This is a guest blog from Laura Drane FRSA (producer of award-winning performance company Light, Ladd & Emberton) who is currently working on a new piece, Croesi Treath - Crossing a Beach, which will be shown as part of the long-established Gwyl Gregynog Festival in Harlech, North Wales, in July.
What are the stories of your home town? Each place has its own myths and infamies, with tales of real people who’ve made their mark, and memories of odd facts which get polished and handed on. Croesi Traeth - Crossing a Beach takes the stories from past, present, and future, and dreams them alive on Harlech beach as part of a new performance.
The famous 18th century Welsh poet, Ellis Wynne (y Bardd Cwsc), wrote:
‘Daeth cwsg i gloi fy llygaid ar y traeth/ A chrwydrais wlad ryfeddol wedyn’
'Sleep came and locked my eyes/ And then I dreamed a marvellous world'
And what a world Harlech is!
Margaret Morris was a pioneer in dance and a leading suffragette. She came to Harlech in 1919 and 1921 to hold summer schools. Others join her in our beach-dream, amongst them; a band of protesting Suffragettes; the archangel Michael; spacemen and other flying objects; and plenty more besides. From the sands, you will see a new world, with the help of headphones and…a spying glass.
Croesi Traeth is currently a very developmental piece, exploring and exposing the rich but lesser-known cultural histories of Harlech and its environs and seeking to connect visitors and the local community with this fascinating heritage.
Harlech is best known for the stirring anthem Men of Harlech, as well as the formidable castle of the town, but very few people know that Roman Polanski filmed Macbeth nearby, or why St Michael’s churches dot the western coast of Wales, Cornwall, France and beyond. But we’ll also be celebrating the pioneering dancer Margaret Morris, whose work continues to inspire new dancers and performers almost 40 years after her death. Morris was a cutting-edge dancer, choreographer, and artist, and, amongst many inspiring achievements, she established the Margaret Morris Movement, which still thrives today.
She was also a strong supporter of votes for women, designing the cover for the song sheet of The March of the Women, the anthem of the women’s suffrage movement in Britain. It was composed in 1910 by Ethel Smyth with words by Cicely Hamilton. Smyth dedicated the song to the Women’s Social and Political Union. In January 1911, the WSPU’s newspaper, Votes for Women, described the song as ‘at once a hymn and a call to battle.’ We’ll be celebrating these historical links, and more, against the backdrop of current political and social challenges and questions about our futures.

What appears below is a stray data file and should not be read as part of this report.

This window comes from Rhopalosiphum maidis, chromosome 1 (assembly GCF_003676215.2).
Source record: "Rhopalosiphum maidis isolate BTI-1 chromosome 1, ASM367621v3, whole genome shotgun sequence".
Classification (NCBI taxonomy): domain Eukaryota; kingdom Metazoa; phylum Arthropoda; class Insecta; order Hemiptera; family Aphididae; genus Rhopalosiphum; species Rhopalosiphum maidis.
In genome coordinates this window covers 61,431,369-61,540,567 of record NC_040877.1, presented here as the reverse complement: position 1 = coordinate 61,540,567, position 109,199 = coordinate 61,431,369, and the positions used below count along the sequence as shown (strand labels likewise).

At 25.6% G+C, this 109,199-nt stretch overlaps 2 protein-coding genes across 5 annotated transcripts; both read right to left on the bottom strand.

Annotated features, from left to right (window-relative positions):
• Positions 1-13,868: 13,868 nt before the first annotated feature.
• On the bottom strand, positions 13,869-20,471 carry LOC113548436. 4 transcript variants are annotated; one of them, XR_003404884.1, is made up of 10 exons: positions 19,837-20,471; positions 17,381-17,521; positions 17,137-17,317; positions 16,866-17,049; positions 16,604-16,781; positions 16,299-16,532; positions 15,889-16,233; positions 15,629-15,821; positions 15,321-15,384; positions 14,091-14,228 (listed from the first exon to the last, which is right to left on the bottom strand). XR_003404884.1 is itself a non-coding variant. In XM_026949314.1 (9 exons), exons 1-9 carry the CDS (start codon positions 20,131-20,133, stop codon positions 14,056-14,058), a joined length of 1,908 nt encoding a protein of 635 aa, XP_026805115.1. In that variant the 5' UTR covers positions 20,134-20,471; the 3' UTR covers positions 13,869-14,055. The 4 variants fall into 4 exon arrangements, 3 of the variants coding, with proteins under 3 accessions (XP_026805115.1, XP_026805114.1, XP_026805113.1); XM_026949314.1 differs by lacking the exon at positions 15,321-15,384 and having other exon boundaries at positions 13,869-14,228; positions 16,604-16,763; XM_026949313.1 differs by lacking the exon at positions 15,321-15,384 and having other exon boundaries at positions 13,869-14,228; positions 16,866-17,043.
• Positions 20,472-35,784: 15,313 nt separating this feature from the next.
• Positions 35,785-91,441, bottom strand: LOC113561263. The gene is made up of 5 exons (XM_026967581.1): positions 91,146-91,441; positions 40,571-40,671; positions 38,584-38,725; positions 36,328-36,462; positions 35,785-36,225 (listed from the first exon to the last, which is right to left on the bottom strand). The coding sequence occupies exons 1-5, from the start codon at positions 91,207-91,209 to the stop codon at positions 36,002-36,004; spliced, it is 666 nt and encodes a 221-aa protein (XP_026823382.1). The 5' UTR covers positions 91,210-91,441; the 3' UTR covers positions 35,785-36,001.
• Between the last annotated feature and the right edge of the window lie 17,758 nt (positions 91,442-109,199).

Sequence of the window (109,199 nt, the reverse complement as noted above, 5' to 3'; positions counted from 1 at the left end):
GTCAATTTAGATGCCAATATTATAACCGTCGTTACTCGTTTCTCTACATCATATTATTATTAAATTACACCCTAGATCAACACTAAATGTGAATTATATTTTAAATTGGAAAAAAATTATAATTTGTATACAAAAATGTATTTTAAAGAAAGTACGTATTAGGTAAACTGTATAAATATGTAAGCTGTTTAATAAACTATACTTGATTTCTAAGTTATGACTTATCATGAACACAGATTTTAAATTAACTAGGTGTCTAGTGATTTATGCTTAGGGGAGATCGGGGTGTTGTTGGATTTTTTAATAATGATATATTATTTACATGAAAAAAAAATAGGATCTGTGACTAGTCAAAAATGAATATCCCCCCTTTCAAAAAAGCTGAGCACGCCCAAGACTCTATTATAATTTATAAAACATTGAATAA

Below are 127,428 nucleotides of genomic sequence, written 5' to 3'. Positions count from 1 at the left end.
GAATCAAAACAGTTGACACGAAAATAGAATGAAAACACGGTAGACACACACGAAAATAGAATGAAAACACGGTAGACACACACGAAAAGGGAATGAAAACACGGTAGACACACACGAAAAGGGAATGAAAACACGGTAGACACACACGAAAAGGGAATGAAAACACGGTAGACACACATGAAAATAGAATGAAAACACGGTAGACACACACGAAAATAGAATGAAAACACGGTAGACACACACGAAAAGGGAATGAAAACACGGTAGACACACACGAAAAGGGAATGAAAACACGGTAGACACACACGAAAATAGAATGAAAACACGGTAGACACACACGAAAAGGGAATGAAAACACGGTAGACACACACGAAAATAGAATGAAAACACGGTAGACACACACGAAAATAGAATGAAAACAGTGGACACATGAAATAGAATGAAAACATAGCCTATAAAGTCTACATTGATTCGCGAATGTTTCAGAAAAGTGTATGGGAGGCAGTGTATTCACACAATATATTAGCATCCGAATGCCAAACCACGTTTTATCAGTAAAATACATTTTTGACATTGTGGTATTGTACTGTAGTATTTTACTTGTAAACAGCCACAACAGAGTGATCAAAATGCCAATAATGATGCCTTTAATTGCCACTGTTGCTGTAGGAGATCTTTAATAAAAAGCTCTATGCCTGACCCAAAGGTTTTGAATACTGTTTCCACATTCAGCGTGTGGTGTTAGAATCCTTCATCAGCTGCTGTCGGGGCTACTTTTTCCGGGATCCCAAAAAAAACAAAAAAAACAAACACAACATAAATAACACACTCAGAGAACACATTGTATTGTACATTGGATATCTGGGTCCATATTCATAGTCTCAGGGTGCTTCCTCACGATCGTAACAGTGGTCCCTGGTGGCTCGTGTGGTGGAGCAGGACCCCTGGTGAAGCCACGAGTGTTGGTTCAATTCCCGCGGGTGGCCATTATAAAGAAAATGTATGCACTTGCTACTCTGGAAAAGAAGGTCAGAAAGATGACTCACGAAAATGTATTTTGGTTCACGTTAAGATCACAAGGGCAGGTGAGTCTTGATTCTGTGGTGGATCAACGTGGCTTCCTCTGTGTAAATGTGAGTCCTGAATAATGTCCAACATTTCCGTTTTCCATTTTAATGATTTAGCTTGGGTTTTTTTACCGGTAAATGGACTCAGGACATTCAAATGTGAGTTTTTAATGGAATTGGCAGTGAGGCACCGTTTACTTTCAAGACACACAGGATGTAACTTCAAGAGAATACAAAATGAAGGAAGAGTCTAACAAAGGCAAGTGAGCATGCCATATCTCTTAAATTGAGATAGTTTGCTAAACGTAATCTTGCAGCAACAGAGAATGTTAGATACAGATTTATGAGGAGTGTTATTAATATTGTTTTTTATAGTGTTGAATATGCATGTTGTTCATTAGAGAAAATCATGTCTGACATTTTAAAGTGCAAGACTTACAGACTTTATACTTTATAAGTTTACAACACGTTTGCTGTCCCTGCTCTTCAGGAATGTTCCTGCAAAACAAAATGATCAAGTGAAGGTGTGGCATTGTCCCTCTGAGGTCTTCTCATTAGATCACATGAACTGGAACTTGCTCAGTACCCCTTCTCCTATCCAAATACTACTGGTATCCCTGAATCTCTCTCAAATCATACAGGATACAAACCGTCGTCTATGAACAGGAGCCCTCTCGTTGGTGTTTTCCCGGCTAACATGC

We’ve had a fascinating journey so far in developing Croesi Traeth, and will be sharing our findings in free shows on the beach during Gwyl Gregynog Festival in July 2017.
Although we have done the hard work of raising more than £40,000 for this large-scale outdoor work (with five performers and a crew of fifteen), we are also crowdfunding for the extra sum of £2,000, which will mean every audience member can have their own chair, headset, and binoculars through which to view the production - your support will allow us to share the final version with even more people! Please support this remarkable project, which has a long and interesting life ahead. You can also help by spreading the word with your friends, family, and networks who might be interested too.
I leave you with this quote by Margaret Morris herself, from Creation in Dance & Life:
‘If you contribute something to others and to yourself, you are living creatively.’
Croesi Traeth/ Crossing A Beach Performances:
21.00, 1st July 2017
14.30, 2nd July 2017
Free (booking essential): https://gwylgregynogfestival.org/harlech
Supported by Arts Council of Wales National Lottery Funding, Creu Cymru, Ty Cerdd, Snowdonia Partnership Fund, Theatr Ardudwy and Gregynog Festival.